Guernica: As Attorney General Holder’s justification just last month for assassination of Americans abroad suggests, the drug (of war) is too difficult to give up. Yet the trope of addiction lets citizens off scot-free, shifts the blame to intellectuals and out-of-control bureaucracies. Is militarist fundamentalism not in fact a perfectly logical expectation on the part of economic actors, both at the higher and lower ends—diffused widely through society? When you write, “Sooner than later, Washington, the Pentagon, and the U.S. military will have to enter rehab,” my response would be, No empire has ever voluntarily done that.

Tom Engelhardt: Actually, there’s plenty of blame to go around and so I use two drug metaphors in The United States of Fear. There’s the one you mention above, but also the one that’s in the title of the book.  In other words, fear (specifically of terrorism) was repeatedly shot into the bloodstream of the body politic and it worked like a dream. So I actually don’t think I let Americans off the hook.  All of us (or most of us), top to bottom, were on our own “trips” these last years.

Guernica: Aren’t you pleased that the Arab Spring—flawed and ideologically weak as it is—has in fact occurred? It couldn’t possibly have happened without Bush’s war on the greater middle East. In a sense, it seems like the fulfillment of the warnings Bush the First’s advisers issued against marching into Baghdad, that the Arab street would be inflamed and regimes would topple all over the region. Twenty years too late, but it did happen. Yet you write, with what seems to me some trepidation, “The Bush administration undoubtedly gave the region a newfound sense of unity, a feeling that that the fate of its disparate parts was somehow bound together.” This is all to the good, isn’t it?

Tom Engelhardt: I think you could say that our globalizers, our neoliberal financial jihadis, who were let loose in the 1990s, widened the gap between the wealthy and everyone else and so helped create the sense of a global 1 percent; then our military jihadists, let loose in this century, blew a hole directly through the Greater Middle East. So, yes, our two forms of globalizers helped establish the conditions for the third round of globalization—the one they hadn’t expected—the globalization of protest, including the Arab Spring, which I did find both remarkable and inspirational, no matter the obstacles it’s run up against and its own problems.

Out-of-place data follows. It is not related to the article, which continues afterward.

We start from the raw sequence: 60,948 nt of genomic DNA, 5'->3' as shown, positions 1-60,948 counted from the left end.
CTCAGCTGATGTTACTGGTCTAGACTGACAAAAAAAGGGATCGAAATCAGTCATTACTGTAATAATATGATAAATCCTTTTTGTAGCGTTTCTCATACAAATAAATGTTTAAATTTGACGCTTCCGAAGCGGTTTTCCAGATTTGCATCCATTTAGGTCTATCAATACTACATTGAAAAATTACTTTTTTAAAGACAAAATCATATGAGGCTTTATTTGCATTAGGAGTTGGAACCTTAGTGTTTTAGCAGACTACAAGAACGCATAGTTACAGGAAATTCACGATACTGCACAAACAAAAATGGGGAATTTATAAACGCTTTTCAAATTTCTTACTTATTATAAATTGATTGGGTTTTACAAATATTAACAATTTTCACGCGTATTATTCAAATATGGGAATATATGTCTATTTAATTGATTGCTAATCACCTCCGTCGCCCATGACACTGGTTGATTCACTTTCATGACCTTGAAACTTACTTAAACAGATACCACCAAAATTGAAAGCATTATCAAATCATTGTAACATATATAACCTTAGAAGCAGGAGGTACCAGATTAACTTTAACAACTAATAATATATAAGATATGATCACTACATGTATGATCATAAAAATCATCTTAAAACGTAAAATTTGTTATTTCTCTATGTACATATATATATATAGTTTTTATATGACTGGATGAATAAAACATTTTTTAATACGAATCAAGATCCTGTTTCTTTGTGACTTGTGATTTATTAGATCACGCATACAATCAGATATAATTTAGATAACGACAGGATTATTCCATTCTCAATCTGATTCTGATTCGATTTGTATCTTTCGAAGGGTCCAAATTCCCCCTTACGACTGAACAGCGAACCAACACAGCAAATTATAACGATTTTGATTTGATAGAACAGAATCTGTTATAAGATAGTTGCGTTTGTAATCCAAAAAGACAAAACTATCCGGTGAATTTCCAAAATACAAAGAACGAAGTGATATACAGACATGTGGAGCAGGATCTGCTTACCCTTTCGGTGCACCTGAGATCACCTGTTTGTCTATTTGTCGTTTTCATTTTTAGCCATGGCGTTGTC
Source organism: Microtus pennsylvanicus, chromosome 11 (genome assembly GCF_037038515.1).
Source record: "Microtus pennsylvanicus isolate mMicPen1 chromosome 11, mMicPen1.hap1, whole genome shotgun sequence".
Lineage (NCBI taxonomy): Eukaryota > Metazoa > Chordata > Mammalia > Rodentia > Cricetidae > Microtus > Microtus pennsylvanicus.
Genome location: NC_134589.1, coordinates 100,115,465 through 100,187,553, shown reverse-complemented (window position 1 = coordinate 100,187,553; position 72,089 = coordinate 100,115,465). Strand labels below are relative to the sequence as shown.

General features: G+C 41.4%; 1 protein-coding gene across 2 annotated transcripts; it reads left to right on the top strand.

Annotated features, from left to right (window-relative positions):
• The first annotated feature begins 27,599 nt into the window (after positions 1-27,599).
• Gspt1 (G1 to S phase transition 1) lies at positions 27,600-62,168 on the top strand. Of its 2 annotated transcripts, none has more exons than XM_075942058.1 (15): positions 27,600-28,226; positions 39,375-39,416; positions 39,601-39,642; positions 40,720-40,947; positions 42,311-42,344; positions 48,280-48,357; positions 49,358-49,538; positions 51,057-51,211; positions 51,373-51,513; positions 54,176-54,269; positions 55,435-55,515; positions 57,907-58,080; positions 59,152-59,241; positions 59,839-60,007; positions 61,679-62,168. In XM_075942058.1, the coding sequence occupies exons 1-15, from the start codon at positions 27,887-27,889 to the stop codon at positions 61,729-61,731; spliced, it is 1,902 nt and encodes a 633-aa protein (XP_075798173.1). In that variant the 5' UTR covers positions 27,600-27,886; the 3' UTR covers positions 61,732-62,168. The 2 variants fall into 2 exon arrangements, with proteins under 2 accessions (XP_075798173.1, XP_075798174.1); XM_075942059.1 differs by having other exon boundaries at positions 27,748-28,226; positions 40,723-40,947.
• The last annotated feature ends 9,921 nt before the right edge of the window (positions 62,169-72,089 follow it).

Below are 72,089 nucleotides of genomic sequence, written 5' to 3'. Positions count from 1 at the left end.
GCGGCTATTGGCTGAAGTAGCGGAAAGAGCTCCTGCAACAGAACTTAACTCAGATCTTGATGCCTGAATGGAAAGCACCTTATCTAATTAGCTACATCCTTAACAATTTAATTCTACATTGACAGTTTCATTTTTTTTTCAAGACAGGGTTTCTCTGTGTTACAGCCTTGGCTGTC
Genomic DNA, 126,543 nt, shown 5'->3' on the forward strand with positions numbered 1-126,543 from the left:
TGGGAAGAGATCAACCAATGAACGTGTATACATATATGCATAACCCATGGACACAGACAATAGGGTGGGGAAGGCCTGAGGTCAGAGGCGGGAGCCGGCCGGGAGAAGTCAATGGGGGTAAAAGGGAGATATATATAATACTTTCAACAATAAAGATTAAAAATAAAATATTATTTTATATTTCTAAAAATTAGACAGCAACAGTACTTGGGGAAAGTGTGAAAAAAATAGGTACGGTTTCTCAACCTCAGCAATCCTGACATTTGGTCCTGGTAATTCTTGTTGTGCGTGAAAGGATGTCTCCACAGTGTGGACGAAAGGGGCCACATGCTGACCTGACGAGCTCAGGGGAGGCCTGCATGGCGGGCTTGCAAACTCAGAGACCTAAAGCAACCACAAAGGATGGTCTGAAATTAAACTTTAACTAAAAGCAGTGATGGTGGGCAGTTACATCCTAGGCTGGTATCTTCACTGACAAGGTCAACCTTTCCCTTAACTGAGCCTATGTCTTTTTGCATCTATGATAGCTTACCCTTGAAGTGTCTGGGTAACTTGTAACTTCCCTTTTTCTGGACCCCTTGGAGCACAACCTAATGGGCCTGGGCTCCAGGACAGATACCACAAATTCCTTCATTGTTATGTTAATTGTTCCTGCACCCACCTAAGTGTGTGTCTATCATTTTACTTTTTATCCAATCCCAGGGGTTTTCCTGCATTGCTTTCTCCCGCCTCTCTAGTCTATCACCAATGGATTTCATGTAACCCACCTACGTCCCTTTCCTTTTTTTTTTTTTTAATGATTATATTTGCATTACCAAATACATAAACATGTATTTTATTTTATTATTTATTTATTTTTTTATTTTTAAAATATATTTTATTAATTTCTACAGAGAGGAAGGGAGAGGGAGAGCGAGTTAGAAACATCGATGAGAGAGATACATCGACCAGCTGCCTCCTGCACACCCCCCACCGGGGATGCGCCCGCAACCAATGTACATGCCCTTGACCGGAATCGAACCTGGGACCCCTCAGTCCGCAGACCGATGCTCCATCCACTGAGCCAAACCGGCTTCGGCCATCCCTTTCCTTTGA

But I think it’s hard to say it was “all to the good” and so welcome Bush’s acts joyfully. After all, the invasion of Iraq alone led to the deaths of hundreds of thousands, a brutal sectarian civil war, ethnic cleansing in parts of Baghdad, the sending of approximately four million Iraqis (or so the estimates go) into exile abroad or internally, etc. etc.  So “all to the good,” no.

Guernica: Drone warfare—which doesn’t involve any heroics on the part of pilots—is the newest aspect of permanent war. This seems a harbinger of things to come, a corollary to the painlessness we demand of every aspect of our lives. I find it very appropriate to the American psyche, yet it seems to me that it is not without incalculable loss. We may be oblivious, but the targets of our wrath are not oblivious. So we are paying a long-term price in terms of erosion of moral authority.

Tom Engelhardt: If the latest poll I’ve seen is to be believed, then Americans love the idea of drone warfare. It’s been presented here as the coolest, most high-tech, no-pain all-gain way of making war ever to come down the pike—as, in short, the perfect weapon. The problem with perfect weapons, historically speaking, is that they never deliver on their promises, but by the time they don’t they are already deeply embedded in our world (think the tank in World War I or nuclear weapons as World War II ended), and we can’t get rid of them.

And yes, the detachment of drone—i.e. remote control—warfare will cost us something, as is true with our remote wars more generally. They are coming home, literally so in the case of the drone, and in the end I doubt it will be a rewarding experience.

Guernica: I would like to know if you opposed the war in Afghanistan (the alleged “good war”) from the get-go.

Be that as it may, shouldn’t we be cheering the hastening of the decline of American empire? Are you cheering it on? Or is America exceptional even when it comes to that?

Tom Engelhardt: Yes, I did. TomDispatch—then a no-name listserv—started, in part, in response to that war. I opposed it, because it was clear to me from early on that Bush and his officials weren’t just after al-Qaeda, they were out to dominate the Greater Middle East. The invasion of Afghanistan was clearly just the beginning. They weren’t planning to leave, and they didn’t, and we haven’t (not yet anyway). So yes, I always saw it as a disaster-in-the-making.

Guernica: As for Obama’s escalation of the war in Afghanistan-Pakistan, you write, “When it comes to U.S. training programs then, you might conclude that Afghanistan has proved to be the land where time stood still—and so, evidently, has the Washington national security establishment’s collective brain.” Again, I see your argument at war with itself. On the one hand is your idea of a runaway Pentagon in love with the idea of war—and as permanent Keynesianism of a sort—which I like a lot. On the other hand you ascribe escalation to an inability to learn. I’m skeptical of the second explanation. Would you clarify?